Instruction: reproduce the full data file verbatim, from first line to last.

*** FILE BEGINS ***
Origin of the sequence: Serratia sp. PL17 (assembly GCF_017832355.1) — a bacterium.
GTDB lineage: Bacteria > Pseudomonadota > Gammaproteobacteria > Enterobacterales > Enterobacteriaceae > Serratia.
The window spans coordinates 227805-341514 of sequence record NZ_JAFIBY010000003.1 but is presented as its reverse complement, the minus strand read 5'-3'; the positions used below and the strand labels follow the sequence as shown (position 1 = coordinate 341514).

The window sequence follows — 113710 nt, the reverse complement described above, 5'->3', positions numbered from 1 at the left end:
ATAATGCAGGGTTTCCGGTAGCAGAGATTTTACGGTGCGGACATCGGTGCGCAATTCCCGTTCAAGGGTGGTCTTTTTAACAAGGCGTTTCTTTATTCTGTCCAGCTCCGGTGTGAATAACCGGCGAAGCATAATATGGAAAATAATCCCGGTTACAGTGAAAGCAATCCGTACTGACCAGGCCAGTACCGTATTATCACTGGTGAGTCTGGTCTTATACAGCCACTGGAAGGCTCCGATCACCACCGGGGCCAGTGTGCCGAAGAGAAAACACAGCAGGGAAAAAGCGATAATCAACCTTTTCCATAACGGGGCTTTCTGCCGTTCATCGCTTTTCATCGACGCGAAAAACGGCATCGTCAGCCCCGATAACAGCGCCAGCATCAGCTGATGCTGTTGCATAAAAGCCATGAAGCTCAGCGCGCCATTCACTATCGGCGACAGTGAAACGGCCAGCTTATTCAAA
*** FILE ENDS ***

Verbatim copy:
Origin of the sequence: Serratia sp. PL17 (assembly GCF_017832355.1) — a bacterium.
GTDB lineage: Bacteria > Pseudomonadota > Gammaproteobacteria > Enterobacterales > Enterobacteriaceae > Serratia.
The window spans coordinates 227805-341514 of sequence record NZ_JAFIBY010000003.1 but is presented as its reverse complement, the minus strand read 5'-3'; the positions used below and the strand labels follow the sequence as shown (position 1 = coordinate 341514).

The window sequence follows — 113710 nt, the reverse complement described above, 5'->3', positions numbered from 1 at the left end:
ATAATGCAGGGTTTCCGGTAGCAGAGATTTTACGGTGCGGACATCGGTGCGCAATTCCCGTTCAAGGGTGGTCTTTTTAACAAGGCGTTTCTTTATTCTGTCCAGCTCCGGTGTGAATAACCGGCGAAGCATAATATGGAAAATAATCCCGGTTACAGTGAAAGCAATCCGTACTGACCAGGCCAGTACCGTATTATCACTGGTGAGTCTGGTCTTATACAGCCACTGGAAGGCTCCGATCACCACCGGGGCCAGTGTGCCGAAGAGAAAACACAGCAGGGAAAAAGCGATAATCAACCTTTTCCATAACGGGGCTTTCTGCCGTTCATCGCTTTTCATCGACGCGAAAAACGGCATCGTCAGCCCCGATAACAGCGCCAGCATCAGCTGATGCTGTTGCATAAAAGCCATGAAGCTCAGCGCGCCATTCACTATCGGCGACAGTGAAACGGCCAGCTTATTCAAA